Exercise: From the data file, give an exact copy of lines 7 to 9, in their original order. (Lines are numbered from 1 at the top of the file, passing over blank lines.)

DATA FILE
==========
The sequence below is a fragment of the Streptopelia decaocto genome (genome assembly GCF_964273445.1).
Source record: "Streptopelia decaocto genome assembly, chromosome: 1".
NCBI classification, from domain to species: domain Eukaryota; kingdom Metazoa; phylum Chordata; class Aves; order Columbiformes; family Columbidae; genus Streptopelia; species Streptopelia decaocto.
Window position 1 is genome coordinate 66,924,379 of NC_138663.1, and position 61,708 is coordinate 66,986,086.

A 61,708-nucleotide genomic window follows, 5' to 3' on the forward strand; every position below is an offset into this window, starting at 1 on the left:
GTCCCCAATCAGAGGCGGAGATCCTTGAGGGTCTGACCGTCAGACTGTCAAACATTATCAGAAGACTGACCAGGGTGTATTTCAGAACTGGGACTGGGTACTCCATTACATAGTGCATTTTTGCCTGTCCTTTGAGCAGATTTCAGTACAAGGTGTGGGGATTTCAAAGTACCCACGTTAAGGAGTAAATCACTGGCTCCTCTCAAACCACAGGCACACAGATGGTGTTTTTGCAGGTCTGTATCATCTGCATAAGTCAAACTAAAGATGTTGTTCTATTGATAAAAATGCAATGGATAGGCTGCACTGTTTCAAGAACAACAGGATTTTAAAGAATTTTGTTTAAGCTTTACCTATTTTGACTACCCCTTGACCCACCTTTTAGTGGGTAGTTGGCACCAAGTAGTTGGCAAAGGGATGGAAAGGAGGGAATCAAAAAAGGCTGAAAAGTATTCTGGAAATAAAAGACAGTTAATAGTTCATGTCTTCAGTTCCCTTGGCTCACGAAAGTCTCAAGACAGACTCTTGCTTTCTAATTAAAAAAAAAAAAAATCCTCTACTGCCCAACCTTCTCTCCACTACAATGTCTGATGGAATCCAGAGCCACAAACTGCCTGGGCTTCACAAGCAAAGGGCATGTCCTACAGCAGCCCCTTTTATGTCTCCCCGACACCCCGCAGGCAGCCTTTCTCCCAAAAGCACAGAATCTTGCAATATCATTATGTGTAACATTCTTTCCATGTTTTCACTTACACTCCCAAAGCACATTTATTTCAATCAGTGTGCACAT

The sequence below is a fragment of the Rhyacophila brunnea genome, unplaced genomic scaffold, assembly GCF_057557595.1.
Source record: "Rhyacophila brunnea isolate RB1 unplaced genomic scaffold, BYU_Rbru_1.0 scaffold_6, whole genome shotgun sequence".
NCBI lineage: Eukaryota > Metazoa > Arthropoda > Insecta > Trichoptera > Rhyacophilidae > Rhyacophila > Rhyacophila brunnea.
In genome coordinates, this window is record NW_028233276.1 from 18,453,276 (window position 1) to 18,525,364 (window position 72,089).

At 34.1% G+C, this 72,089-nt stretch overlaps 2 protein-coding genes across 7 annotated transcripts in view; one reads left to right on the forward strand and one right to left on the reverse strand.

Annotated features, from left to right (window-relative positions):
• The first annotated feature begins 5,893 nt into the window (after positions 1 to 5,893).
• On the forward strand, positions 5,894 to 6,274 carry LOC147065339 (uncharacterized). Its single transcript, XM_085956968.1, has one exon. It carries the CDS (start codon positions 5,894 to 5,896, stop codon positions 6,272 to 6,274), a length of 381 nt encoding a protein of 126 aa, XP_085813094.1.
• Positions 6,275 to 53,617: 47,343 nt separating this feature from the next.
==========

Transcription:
The sequence below is a fragment of the Rhyacophila brunnea genome, unplaced genomic scaffold, assembly GCF_057557595.1.
Source record: "Rhyacophila brunnea isolate RB1 unplaced genomic scaffold, BYU_Rbru_1.0 scaffold_6, whole genome shotgun sequence".
NCBI lineage: Eukaryota > Metazoa > Arthropoda > Insecta > Trichoptera > Rhyacophilidae > Rhyacophila > Rhyacophila brunnea.